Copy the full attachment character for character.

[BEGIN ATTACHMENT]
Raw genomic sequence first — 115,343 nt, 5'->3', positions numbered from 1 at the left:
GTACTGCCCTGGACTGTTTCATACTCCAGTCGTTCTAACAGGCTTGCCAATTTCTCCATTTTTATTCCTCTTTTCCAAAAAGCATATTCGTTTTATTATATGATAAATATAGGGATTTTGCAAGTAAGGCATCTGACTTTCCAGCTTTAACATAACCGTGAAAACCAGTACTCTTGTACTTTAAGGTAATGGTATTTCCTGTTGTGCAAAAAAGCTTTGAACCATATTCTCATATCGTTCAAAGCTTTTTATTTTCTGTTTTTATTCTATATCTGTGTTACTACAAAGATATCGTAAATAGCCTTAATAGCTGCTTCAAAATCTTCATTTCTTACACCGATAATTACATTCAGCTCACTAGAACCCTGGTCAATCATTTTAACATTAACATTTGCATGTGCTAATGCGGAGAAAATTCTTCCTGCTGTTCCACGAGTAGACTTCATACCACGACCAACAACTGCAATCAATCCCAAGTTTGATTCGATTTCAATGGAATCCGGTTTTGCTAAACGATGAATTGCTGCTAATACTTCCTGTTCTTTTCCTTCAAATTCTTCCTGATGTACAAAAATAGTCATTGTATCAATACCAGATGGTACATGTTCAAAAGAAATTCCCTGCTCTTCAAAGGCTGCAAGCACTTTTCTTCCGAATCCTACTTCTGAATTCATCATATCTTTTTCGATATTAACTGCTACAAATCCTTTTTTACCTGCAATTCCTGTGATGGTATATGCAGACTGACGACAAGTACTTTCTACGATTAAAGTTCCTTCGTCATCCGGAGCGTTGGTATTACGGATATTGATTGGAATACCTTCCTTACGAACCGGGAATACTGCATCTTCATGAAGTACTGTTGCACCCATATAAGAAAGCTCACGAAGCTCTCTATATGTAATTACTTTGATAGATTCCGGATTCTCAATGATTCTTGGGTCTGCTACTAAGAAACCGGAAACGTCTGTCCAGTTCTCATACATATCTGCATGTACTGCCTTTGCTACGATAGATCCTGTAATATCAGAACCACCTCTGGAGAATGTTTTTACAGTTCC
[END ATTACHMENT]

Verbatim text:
Raw genomic sequence first — 115,343 nt, 5'->3', positions numbered from 1 at the left:
GTACTGCCCTGGACTGTTTCATACTCCAGTCGTTCTAACAGGCTTGCCAATTTCTCCATTTTTATTCCTCTTTTCCAAAAAGCATATTCGTTTTATTATATGATAAATATAGGGATTTTGCAAGTAAGGCATCTGACTTTCCAGCTTTAACATAACCGTGAAAACCAGTACTCTTGTACTTTAAGGTAATGGTATTTCCTGTTGTGCAAAAAAGCTTTGAACCATATTCTCATATCGTTCAAAGCTTTTTATTTTCTGTTTTTATTCTATATCTGTGTTACTACAAAGATATCGTAAATAGCCTTAATAGCTGCTTCAAAATCTTCATTTCTTACACCGATAATTACATTCAGCTCACTAGAACCCTGGTCAATCATTTTAACATTAACATTTGCATGTGCTAATGCGGAGAAAATTCTTCCTGCTGTTCCACGAGTAGACTTCATACCACGACCAACAACTGCAATCAATCCCAAGTTTGATTCGATTTCAATGGAATCCGGTTTTGCTAAACGATGAATTGCTGCTAATACTTCCTGTTCTTTTCCTTCAAATTCTTCCTGATGTACAAAAATAGTCATTGTATCAATACCAGATGGTACATGTTCAAAAGAAATTCCCTGCTCTTCAAAGGCTGCAAGCACTTTTCTTCCGAATCCTACTTCTGAATTCATCATATCTTTTTCGATATTAACTGCTACAAATCCTTTTTTACCTGCAATTCCTGTGATGGTATATGCAGACTGACGACAAGTACTTTCTACGATTAAAGTTCCTTCGTCATCCGGAGCGTTGGTATTACGGATATTGATTGGAATACCTTCCTTACGAACCGGGAATACTGCATCTTCATGAAGTACTGTTGCACCCATATAAGAAAGCTCACGAAGCTCTCTATATGTAATTACTTTGATAGATTCCGGATTCTCAATGATTCTTGGGTCTGCTACTAAGAAACCGGAAACGTCTGTCCAGTTCTCATACATATCTGCATGTACTGCCTTTGCTACGATAGATCCTGTAATATCAGAACCACCTCTGGAGAATGTTTTTACAGTTCC